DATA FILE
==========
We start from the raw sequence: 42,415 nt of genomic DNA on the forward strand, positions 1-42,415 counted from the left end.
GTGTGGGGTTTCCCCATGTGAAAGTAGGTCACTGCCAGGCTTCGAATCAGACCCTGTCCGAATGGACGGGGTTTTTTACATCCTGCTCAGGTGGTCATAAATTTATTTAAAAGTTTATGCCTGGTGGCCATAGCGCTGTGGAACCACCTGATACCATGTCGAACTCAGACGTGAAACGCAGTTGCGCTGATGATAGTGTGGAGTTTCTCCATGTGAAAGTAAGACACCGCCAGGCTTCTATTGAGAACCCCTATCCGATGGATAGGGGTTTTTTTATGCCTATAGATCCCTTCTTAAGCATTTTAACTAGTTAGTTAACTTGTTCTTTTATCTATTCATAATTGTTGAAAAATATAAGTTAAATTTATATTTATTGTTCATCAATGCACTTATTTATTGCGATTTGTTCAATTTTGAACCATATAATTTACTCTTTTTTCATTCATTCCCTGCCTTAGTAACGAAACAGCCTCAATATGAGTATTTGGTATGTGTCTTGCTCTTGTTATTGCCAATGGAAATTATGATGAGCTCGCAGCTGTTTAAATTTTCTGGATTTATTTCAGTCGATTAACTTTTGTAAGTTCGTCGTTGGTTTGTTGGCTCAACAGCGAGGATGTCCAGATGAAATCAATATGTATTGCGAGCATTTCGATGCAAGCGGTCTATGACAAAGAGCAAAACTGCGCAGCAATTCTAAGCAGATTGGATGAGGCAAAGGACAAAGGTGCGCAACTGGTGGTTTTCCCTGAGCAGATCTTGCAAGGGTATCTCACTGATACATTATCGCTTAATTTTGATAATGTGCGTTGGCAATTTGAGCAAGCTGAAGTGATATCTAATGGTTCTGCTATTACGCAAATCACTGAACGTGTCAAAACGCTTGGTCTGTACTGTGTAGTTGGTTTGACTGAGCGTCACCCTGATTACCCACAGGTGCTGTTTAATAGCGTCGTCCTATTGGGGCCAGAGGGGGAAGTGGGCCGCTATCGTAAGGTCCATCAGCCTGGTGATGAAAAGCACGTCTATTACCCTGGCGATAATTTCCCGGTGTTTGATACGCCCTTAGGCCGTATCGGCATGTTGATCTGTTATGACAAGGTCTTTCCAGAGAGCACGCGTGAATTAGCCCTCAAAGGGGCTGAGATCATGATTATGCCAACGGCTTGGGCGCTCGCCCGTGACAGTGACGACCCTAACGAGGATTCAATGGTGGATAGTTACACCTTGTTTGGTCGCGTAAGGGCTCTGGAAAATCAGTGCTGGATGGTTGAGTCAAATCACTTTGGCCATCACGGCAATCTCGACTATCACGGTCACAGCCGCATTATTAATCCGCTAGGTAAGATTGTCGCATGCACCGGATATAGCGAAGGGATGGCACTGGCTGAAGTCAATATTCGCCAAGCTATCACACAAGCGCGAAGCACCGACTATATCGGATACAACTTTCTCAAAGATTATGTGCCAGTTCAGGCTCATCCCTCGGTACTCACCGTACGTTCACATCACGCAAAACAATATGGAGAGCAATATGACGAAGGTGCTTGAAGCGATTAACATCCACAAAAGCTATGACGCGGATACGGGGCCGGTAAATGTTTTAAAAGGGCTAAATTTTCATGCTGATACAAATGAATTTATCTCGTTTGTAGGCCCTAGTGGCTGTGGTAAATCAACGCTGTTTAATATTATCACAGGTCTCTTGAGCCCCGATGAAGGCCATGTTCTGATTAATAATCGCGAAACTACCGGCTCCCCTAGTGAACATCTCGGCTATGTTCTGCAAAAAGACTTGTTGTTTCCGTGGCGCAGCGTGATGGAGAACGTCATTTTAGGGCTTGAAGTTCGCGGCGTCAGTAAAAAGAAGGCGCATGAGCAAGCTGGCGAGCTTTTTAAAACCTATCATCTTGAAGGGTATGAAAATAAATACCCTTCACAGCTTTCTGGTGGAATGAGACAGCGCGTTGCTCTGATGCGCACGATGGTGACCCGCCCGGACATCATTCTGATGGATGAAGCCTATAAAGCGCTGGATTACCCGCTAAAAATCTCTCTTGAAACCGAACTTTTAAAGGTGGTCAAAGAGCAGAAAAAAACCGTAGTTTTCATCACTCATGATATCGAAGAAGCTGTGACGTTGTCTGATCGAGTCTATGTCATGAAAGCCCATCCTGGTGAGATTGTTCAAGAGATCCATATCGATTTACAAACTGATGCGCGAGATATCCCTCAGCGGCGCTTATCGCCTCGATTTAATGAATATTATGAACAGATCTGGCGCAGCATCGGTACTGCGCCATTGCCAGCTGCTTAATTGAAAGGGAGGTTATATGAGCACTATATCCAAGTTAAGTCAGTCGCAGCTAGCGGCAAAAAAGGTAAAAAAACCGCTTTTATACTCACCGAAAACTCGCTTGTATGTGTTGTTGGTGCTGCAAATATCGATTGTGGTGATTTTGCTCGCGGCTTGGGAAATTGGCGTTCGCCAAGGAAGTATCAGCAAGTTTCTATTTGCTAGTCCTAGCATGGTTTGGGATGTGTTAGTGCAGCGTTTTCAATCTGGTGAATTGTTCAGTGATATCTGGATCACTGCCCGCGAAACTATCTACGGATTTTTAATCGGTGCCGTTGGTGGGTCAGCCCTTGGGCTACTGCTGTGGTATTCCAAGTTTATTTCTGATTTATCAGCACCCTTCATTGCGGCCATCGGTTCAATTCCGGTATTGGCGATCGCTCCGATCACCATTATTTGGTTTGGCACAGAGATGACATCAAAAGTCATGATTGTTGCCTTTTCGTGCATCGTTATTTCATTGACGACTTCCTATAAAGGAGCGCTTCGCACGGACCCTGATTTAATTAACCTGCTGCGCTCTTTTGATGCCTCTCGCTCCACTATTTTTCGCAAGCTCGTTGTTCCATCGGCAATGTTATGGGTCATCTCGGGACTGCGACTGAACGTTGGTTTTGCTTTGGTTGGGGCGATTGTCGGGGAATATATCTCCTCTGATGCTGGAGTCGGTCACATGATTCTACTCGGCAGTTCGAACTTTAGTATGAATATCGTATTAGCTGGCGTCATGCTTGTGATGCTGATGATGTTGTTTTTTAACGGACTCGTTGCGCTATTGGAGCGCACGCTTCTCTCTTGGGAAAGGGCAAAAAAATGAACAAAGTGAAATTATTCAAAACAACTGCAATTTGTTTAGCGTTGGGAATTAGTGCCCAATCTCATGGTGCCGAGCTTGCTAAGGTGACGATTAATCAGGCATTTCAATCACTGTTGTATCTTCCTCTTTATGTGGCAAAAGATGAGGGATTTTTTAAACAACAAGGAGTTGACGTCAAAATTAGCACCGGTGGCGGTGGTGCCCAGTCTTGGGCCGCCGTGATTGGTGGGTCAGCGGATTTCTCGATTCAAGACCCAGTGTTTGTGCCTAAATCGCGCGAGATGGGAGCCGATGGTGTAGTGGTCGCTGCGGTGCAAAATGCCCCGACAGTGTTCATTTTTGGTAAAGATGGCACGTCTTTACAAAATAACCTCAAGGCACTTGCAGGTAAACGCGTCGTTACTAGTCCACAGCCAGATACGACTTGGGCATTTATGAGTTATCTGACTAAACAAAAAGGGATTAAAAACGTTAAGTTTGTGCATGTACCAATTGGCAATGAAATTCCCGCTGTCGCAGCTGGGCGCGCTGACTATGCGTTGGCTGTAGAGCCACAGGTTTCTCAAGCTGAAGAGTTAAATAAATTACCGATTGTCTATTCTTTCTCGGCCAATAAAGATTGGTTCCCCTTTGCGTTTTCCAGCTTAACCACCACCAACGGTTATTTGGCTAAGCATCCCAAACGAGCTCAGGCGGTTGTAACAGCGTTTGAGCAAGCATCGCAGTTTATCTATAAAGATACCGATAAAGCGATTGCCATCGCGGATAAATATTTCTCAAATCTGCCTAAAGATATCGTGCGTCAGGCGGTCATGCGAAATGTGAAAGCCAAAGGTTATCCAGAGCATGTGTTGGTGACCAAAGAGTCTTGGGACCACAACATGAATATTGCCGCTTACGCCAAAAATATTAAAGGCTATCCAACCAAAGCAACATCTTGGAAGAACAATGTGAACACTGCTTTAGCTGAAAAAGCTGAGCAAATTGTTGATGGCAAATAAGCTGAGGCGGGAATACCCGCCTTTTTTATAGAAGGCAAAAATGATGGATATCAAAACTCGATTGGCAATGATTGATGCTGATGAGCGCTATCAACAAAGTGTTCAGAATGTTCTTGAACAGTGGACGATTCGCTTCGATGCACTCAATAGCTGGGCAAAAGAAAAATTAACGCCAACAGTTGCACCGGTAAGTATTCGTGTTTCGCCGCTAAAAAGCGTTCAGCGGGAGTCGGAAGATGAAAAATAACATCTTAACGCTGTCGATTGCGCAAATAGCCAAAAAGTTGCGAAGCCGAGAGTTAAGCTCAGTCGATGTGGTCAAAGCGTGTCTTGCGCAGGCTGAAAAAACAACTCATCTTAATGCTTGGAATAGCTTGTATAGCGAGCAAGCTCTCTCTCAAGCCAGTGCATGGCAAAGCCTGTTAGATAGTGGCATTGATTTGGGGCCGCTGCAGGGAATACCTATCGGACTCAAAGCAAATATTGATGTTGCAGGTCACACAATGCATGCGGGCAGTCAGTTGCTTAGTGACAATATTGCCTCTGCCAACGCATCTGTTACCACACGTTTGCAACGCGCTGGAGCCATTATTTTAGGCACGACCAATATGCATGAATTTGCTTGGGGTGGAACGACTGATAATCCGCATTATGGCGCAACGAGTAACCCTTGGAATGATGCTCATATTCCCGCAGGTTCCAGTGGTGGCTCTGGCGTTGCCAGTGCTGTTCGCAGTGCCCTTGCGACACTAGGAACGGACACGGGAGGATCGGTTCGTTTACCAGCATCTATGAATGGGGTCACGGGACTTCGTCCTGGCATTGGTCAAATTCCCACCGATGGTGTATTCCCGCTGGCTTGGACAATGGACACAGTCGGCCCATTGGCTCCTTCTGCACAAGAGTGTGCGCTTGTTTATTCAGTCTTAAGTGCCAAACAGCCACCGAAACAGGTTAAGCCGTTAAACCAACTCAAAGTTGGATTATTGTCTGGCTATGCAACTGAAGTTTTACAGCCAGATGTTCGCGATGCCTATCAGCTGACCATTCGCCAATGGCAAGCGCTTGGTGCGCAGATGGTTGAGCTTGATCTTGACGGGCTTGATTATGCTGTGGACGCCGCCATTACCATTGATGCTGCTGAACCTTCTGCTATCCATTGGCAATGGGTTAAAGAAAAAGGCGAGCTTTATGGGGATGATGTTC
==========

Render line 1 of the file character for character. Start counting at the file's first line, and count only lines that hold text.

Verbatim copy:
We start from the raw sequence: 42,415 nt of genomic DNA on the forward strand, positions 1-42,415 counted from the left end.